Today would have been Fred Korematsu‘s 95th birthday.
Born on January 30, 1919 in Oakland, California to Japanese parents, Fred Korematsu pursued all the trappings of a typical American childhood. He attended public school, participated in the tennis and swim teams, and was conscripted to military service under the 1940 Selective Training and Service Act, which was passed by Congress to boost America’s military defenses in the face of the growing threats of World War II. Although he was rejected by the US Navy due to stomach ulcers, Korematsu was inspired to try and serve his country however possible and sought jobs as a welder at the local shipyard in order to help build American warships. In short, Fred Korematsu was a proud American citizen and a patriot.
Unfortunately, for most of his life, America treated him like a criminal, based solely on his race.
America of the 1940’s was a country of institutionalized and implicit racial segregation. Jim Crow laws were thriving in the South, and in California, casual intolerance of non-Whites was the norm. Throughout the country, foreign-born non-Whites — including Fred Korematsu’s parents — were still denied the right to naturalize, and even Japanese American citizens born on U.S. soil were treated with fear, suspicion, and outright hatred.
That seething undercurrent of anti-Japanese intolerance was whipped into a frenzy with Japan’s unannounced attack on Pearl Harbor, which claimed the lives of nearly 2500 American servicemen. Following Pearl Harbor and America’s entry into World War II, Japanese Americans were regarded with open hostility under the misguided belief that they were Japanese spies. President Franklin D. Roosevelt signed Executive Order 9066, unilaterally granting authority to the Secretary of War to designate certain areas of the country military areas and paving the way for one of the largest violations of American constitutional rights in this nation’s history.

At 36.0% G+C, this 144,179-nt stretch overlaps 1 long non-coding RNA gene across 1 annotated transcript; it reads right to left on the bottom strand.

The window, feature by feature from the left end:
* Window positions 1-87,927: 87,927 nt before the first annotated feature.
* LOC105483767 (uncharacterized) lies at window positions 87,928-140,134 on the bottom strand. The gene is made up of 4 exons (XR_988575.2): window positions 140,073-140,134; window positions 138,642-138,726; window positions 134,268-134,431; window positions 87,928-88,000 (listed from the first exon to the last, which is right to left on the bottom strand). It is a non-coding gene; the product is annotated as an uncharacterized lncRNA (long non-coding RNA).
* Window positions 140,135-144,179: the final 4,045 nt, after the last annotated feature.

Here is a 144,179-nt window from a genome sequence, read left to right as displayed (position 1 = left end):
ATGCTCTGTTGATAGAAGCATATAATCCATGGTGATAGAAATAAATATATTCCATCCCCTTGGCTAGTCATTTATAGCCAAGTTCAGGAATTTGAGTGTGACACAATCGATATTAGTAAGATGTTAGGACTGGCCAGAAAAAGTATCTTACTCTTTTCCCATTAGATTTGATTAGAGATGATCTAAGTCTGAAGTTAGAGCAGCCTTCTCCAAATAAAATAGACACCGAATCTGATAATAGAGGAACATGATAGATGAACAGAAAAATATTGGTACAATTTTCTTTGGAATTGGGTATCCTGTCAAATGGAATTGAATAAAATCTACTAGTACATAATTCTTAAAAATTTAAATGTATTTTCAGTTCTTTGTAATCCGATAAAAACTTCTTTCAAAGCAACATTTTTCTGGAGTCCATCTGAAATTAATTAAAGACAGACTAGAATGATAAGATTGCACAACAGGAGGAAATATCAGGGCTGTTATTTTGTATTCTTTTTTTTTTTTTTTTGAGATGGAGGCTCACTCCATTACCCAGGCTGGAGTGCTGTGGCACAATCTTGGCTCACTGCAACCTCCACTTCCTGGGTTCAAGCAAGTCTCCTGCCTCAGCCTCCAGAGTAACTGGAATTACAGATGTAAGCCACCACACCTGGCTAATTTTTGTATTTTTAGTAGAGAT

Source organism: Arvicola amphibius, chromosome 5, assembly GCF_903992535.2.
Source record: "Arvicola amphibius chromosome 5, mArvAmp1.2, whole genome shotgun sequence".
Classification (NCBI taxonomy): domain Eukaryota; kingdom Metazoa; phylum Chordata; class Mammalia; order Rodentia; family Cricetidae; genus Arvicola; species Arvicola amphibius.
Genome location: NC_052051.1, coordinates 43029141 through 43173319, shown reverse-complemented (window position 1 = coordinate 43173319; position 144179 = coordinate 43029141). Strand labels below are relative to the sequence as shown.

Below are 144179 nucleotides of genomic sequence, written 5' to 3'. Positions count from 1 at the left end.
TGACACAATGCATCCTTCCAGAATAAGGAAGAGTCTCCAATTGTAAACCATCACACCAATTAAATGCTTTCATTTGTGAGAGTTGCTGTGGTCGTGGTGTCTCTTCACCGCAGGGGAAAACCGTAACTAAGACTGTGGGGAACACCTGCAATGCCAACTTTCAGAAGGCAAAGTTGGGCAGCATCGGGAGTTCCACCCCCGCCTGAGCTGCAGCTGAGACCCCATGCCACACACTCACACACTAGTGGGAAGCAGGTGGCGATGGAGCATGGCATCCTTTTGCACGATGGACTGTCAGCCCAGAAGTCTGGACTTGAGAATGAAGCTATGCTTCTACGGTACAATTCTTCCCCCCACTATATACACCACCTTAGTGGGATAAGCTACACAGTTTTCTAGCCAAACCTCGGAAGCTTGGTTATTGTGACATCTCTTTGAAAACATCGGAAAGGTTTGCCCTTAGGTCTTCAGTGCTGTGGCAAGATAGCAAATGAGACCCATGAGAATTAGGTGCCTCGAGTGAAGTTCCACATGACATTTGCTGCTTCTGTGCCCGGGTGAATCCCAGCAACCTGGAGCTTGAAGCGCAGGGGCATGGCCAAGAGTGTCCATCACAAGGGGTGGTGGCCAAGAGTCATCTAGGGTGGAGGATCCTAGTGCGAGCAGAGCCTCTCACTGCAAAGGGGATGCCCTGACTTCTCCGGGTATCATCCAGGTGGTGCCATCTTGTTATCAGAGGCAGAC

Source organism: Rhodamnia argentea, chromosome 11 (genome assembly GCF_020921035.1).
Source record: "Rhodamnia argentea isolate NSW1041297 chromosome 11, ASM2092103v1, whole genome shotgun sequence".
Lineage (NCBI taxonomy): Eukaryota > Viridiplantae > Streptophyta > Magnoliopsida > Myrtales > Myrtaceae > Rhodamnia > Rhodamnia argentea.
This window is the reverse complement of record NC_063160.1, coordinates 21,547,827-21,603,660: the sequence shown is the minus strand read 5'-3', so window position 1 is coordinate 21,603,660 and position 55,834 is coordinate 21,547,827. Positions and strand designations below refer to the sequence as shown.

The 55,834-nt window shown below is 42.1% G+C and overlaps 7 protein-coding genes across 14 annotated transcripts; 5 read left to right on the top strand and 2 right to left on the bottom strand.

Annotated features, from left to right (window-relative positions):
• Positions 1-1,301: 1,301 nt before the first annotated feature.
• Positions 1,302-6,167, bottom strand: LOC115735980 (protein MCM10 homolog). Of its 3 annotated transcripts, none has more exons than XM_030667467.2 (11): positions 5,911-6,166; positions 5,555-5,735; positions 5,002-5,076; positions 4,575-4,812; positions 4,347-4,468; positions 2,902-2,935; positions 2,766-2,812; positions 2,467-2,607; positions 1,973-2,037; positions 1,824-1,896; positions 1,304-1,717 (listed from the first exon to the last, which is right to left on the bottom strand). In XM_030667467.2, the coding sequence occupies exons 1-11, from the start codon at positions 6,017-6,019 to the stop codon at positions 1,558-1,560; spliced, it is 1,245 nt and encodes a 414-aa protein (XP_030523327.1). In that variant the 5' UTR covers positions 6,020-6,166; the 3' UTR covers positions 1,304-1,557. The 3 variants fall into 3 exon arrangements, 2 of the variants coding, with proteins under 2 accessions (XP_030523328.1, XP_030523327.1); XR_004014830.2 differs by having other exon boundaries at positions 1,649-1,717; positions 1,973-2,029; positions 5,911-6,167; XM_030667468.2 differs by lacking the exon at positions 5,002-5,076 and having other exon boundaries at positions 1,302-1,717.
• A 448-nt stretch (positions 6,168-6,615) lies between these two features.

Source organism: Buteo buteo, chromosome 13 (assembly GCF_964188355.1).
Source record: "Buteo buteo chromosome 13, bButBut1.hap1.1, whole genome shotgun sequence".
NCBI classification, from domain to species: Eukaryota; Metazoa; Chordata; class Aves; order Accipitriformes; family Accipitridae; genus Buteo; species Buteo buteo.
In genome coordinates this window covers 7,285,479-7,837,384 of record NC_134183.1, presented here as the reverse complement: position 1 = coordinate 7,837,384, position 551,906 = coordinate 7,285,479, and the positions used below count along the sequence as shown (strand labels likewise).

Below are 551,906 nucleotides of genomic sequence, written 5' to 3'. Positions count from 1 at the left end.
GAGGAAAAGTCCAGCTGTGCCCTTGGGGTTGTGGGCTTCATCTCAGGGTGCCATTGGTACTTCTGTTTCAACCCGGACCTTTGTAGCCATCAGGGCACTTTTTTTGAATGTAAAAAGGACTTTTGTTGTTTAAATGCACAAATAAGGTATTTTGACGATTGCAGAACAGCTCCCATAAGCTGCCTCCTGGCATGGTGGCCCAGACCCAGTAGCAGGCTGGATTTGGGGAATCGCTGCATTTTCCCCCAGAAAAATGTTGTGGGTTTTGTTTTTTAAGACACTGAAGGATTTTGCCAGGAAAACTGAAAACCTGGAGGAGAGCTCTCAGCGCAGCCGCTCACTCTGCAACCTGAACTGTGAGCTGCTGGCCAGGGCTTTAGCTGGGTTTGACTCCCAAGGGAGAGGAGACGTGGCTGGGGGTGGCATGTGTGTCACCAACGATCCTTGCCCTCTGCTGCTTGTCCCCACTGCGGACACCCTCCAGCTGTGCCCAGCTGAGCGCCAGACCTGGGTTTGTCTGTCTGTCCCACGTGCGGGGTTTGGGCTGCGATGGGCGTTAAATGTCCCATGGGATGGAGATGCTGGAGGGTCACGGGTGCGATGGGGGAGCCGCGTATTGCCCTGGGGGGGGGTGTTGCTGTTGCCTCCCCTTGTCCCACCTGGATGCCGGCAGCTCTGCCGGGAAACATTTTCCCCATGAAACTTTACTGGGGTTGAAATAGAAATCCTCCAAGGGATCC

In the wake of Executive Order 9066, 120,000 Japanese Americans of all ages — including roughly 80,000 US-born citizens — were subjected to curfews and other restrictions, and eventually forcibly relocated to mass prison camps, some no more than a collection of tents or sheds hastily-erected in the country’s harshest and most isolated environments behind barbed wire and under the careful guard of men armed with machine guns. In many camps, there was no heat, no running water, no privacy, and even insufficient toilets or showers. Internees were imprisoned in the camps without trial based solely on the fact of their racial and ethnic identities and forced to live under strict military control for years; this ugly episode of American history has been referred to as America’s “concentration camps”. Write the Japanese American National Museum and the American Jewish Committee in a joint statement in 1988 (from Wikipedia):
A concentration camp is a place where people are imprisoned not because of any crimes they have committed, but simply because of who they are. Although many groups have been singled out for such persecution throughout history, the term ‘concentration camp’ was first used at the turn of the [20th] century in the Spanish American and Boer Wars. During World War II, America’s concentration camps were clearly distinguishable from Nazi Germany’s. Nazi camps were places of torture, barbarous medical experiments and summary executions; some were extermination centers with gas chambers. Six million Jews were slaughtered in the Holocaust. Many others, including Gypsies, Poles, homosexuals and political dissidents were also victims of the Nazi concentration camps. In recent years, concentration camps have existed in the former Soviet Union, Cambodiaand Bosnia. Despite differences, all had one thing in common: the people in power removed a minority group from the general population and the rest of society let it happen.
But, the myth of universal Japanese American acquiescence to internment is just that: a myth. The most notable — but hardly the only — example of Japanese American defiance to the unconstitutional internment of American citizens was Fred Korematsu’s refusal to comply to relocation orders.
In May of 1942, Japanese Americans throughout parts of the West Coast were ordered to report en masse to assembly centres prior to internment; Fred Korematsu refused. He never reported for internment.